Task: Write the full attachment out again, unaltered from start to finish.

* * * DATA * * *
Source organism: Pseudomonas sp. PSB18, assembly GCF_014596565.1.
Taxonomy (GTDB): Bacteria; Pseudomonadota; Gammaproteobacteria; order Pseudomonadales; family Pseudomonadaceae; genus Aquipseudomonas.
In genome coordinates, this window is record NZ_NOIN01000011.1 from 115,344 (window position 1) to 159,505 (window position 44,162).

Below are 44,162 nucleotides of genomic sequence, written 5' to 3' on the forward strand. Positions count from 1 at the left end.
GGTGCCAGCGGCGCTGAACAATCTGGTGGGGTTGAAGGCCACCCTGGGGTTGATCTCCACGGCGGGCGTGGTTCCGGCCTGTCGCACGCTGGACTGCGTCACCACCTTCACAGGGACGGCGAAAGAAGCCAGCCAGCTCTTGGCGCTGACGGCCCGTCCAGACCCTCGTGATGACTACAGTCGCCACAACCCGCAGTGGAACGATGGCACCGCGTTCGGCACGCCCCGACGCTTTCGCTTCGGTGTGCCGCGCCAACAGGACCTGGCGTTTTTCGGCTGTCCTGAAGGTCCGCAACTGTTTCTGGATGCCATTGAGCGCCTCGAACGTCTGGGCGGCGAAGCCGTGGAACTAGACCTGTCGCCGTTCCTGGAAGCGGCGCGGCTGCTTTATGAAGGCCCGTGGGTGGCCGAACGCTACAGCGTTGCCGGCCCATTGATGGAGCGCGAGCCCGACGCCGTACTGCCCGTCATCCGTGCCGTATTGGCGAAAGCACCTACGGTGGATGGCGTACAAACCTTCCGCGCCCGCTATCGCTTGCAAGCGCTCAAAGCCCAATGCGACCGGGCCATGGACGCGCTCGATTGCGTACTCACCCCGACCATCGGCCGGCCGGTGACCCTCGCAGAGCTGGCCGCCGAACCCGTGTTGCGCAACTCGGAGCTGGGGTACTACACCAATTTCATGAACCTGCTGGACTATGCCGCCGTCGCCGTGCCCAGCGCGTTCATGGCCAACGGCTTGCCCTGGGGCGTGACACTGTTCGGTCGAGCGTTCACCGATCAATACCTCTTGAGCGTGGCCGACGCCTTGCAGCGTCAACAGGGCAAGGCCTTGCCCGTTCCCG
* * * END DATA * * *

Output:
Source organism: Pseudomonas sp. PSB18, assembly GCF_014596565.1.
Taxonomy (GTDB): Bacteria; Pseudomonadota; Gammaproteobacteria; order Pseudomonadales; family Pseudomonadaceae; genus Aquipseudomonas.
In genome coordinates, this window is record NZ_NOIN01000011.1 from 115,344 (window position 1) to 159,505 (window position 44,162).

Below are 44,162 nucleotides of genomic sequence, written 5' to 3' on the forward strand. Positions count from 1 at the left end.
GGTGCCAGCGGCGCTGAACAATCTGGTGGGGTTGAAGGCCACCCTGGGGTTGATCTCCACGGCGGGCGTGGTTCCGGCCTGTCGCACGCTGGACTGCGTCACCACCTTCACAGGGACGGCGAAAGAAGCCAGCCAGCTCTTGGCGCTGACGGCCCGTCCAGACCCTCGTGATGACTACAGTCGCCACAACCCGCAGTGGAACGATGGCACCGCGTTCGGCACGCCCCGACGCTTTCGCTTCGGTGTGCCGCGCCAACAGGACCTGGCGTTTTTCGGCTGTCCTGAAGGTCCGCAACTGTTTCTGGATGCCATTGAGCGCCTCGAACGTCTGGGCGGCGAAGCCGTGGAACTAGACCTGTCGCCGTTCCTGGAAGCGGCGCGGCTGCTTTATGAAGGCCCGTGGGTGGCCGAACGCTACAGCGTTGCCGGCCCATTGATGGAGCGCGAGCCCGACGCCGTACTGCCCGTCATCCGTGCCGTATTGGCGAAAGCACCTACGGTGGATGGCGTACAAACCTTCCGCGCCCGCTATCGCTTGCAAGCGCTCAAAGCCCAATGCGACCGGGCCATGGACGCGCTCGATTGCGTACTCACCCCGACCATCGGCCGGCCGGTGACCCTCGCAGAGCTGGCCGCCGAACCCGTGTTGCGCAACTCGGAGCTGGGGTACTACACCAATTTCATGAACCTGCTGGACTATGCCGCCGTCGCCGTGCCCAGCGCGTTCATGGCCAACGGCTTGCCCTGGGGCGTGACACTGTTCGGTCGAGCGTTCACCGATCAATACCTCTTGAGCGTGGCCGACGCCTTGCAGCGTCAACAGGGCAAGGCCTTGCCCGTTCCCG